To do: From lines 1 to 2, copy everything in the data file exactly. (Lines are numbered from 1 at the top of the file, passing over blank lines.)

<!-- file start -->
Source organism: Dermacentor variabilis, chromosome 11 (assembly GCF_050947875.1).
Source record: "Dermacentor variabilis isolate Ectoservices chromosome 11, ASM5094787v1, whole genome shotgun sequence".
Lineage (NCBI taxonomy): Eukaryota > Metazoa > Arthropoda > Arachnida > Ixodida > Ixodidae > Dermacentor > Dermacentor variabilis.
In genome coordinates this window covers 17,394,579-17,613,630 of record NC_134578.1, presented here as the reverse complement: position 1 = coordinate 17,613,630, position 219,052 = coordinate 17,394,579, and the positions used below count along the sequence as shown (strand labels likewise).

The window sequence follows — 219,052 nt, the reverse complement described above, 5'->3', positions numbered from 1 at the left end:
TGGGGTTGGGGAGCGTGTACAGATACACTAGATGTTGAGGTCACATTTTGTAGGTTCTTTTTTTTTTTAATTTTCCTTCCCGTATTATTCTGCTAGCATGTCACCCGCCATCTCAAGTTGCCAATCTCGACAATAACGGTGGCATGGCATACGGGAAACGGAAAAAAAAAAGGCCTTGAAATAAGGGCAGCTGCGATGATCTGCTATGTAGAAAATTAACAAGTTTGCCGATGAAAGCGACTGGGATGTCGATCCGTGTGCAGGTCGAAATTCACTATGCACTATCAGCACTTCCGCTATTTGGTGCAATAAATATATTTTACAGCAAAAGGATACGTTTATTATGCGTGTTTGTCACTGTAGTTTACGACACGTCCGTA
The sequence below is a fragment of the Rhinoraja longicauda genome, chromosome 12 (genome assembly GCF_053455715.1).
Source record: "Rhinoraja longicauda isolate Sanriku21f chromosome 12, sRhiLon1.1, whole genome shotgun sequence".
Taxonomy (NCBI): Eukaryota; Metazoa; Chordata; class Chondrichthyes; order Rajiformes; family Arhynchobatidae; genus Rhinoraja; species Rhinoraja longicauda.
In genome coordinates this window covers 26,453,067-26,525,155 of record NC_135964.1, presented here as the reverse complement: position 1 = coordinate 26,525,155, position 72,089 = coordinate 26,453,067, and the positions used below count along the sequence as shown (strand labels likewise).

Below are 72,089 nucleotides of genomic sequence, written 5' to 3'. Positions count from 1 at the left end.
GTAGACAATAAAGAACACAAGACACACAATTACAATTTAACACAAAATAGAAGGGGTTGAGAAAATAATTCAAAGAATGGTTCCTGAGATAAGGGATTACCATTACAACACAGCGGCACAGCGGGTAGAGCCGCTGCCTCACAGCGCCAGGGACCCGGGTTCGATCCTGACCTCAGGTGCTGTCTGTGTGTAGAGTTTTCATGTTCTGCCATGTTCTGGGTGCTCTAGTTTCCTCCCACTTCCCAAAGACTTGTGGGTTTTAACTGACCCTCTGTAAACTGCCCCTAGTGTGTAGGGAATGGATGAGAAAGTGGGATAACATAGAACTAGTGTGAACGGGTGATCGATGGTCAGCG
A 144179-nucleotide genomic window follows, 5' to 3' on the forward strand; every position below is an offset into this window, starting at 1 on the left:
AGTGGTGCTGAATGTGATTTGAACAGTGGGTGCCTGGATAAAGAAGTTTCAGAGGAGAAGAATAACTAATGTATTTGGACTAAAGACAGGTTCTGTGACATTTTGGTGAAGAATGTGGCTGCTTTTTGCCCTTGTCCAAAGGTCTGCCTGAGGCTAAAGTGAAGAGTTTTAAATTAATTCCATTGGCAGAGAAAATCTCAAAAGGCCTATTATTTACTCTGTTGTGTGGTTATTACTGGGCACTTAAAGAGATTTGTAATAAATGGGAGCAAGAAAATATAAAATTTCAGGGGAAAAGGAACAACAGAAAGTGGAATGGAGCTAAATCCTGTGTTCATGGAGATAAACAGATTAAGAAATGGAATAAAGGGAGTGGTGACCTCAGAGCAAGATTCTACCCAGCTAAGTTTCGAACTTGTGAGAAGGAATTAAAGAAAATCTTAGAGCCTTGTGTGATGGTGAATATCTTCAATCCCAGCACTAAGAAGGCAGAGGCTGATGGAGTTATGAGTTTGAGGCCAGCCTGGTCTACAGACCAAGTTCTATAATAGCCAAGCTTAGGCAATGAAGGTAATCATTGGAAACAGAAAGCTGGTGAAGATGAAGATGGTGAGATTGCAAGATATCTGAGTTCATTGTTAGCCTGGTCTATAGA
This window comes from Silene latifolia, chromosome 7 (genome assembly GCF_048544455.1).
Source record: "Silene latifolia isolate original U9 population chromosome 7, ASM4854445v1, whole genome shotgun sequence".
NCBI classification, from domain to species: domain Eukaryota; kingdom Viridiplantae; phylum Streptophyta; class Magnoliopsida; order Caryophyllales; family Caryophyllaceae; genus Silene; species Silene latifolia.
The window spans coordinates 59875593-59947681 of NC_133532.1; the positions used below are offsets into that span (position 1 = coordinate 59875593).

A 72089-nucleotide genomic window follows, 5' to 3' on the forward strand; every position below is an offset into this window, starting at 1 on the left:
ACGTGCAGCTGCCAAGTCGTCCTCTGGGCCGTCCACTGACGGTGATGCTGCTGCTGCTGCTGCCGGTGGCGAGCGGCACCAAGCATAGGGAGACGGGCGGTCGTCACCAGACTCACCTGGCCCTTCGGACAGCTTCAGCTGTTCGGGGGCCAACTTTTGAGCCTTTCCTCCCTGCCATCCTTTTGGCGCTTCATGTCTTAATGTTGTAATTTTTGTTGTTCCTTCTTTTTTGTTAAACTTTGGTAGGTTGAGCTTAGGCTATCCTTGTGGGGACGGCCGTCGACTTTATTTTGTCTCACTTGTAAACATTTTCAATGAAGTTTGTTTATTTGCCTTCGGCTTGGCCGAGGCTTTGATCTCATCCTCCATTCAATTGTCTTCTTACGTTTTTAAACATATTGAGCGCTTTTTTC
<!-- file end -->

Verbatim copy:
Source organism: Dermacentor variabilis, chromosome 11 (assembly GCF_050947875.1).
Source record: "Dermacentor variabilis isolate Ectoservices chromosome 11, ASM5094787v1, whole genome shotgun sequence".